convening the right people

I have often said that a critical role for people in leadership positions today is helping make the network smarter. In a recent blog post, the author discusses another critical aspect of leadership — convening the right people — and uses the example of German Chancellor Angela Merkel.

“Leadership in a collective or networked world is defined by those who have vision to convene the necessary group (Dixon, 2009) and those who spend resources wisely for the right things. Merkel was brilliant in setting up shop in Berlin. In the future, that means Germany will be internationally known for epidemiology. She will also inspire a new generation of German scientists and doctors based on this hub. Of course, she didn’t just fall into leading in science, she has her PhD in quantum chemistry (The Atlantic, 2020). Merkel is technically competent, knows how interact with others, and can conceptualize a future that is better than present for tracking pandemics (Jacques, 1986). That is leadership.” —Hilda831

We see this in Canada and how the Nova Scotia Chief Medical Officer of Health has worked during the pandemic. This Atlantic Canadian province has been relatively successful in keeping cases down and Doctor Strang thanks his network.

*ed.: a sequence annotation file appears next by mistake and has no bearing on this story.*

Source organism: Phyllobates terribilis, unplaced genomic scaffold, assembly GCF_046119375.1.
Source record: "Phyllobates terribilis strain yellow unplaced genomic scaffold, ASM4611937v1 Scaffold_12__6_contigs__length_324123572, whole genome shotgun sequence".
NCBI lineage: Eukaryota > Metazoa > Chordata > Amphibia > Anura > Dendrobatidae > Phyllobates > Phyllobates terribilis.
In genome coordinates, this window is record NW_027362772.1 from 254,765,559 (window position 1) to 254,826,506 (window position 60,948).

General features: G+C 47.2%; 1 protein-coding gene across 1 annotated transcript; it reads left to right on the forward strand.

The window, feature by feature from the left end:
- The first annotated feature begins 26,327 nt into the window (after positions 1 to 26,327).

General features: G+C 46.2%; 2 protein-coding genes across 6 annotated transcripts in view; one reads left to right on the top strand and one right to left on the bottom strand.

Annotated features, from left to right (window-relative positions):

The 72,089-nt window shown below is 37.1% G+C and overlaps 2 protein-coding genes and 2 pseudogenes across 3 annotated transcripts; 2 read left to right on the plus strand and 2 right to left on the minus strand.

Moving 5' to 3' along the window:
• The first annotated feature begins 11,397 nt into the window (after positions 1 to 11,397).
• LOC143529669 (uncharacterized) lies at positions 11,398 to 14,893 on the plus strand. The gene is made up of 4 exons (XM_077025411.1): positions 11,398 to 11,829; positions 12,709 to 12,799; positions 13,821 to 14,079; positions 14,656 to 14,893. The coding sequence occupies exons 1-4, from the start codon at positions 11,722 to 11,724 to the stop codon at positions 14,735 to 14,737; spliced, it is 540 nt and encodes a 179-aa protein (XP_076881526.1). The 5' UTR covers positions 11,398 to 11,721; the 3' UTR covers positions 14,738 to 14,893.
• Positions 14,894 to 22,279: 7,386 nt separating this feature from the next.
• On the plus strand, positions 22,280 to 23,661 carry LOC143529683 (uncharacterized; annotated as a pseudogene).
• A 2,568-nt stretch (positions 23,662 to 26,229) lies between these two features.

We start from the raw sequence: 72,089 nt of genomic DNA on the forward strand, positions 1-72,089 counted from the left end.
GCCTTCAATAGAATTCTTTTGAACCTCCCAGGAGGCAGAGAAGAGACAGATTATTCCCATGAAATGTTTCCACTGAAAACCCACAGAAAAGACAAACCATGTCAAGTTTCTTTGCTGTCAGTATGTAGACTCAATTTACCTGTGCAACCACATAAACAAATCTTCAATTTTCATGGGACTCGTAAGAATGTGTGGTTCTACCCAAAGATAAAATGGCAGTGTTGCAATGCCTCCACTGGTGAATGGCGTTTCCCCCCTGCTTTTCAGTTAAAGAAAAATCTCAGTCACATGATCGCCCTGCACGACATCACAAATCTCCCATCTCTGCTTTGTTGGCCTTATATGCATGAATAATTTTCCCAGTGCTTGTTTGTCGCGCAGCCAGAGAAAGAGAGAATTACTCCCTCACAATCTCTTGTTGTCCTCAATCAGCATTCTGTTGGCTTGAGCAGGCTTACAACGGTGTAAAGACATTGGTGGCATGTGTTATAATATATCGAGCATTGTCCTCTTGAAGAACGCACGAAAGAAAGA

“I know that I’m not making those decisions alone, I have lots of good people behind me. My [deputy] medical officer of health [Dr. Gaynor Watson-Creed] and other public health colleagues talk a lot. I talk to colleagues across the country. I’m getting really good advice that I lean on.” —CBC 2021-01-01

Compare the COVID19 cases between Manitoba (pop. 1.28M), Saskatchewan (pop. 1.18M ), and Nova Scotia (pop. 0.94M). Convening the right people for advice may be a factor in facing a complex challenge like a pandemic.

covid cases by province sept 2021

Source: (2021-09-10)

Making your network smarter is one aspect of leadership in our digitally connected world and so is convening the best parts of your network in order to address complex issues and make decisions. In crises, sometimes perfection is the enemy of the good, so having a diverse, knowledgeable, and experienced group of advisors becomes critical.

Leave a Reply

  • (will not be published)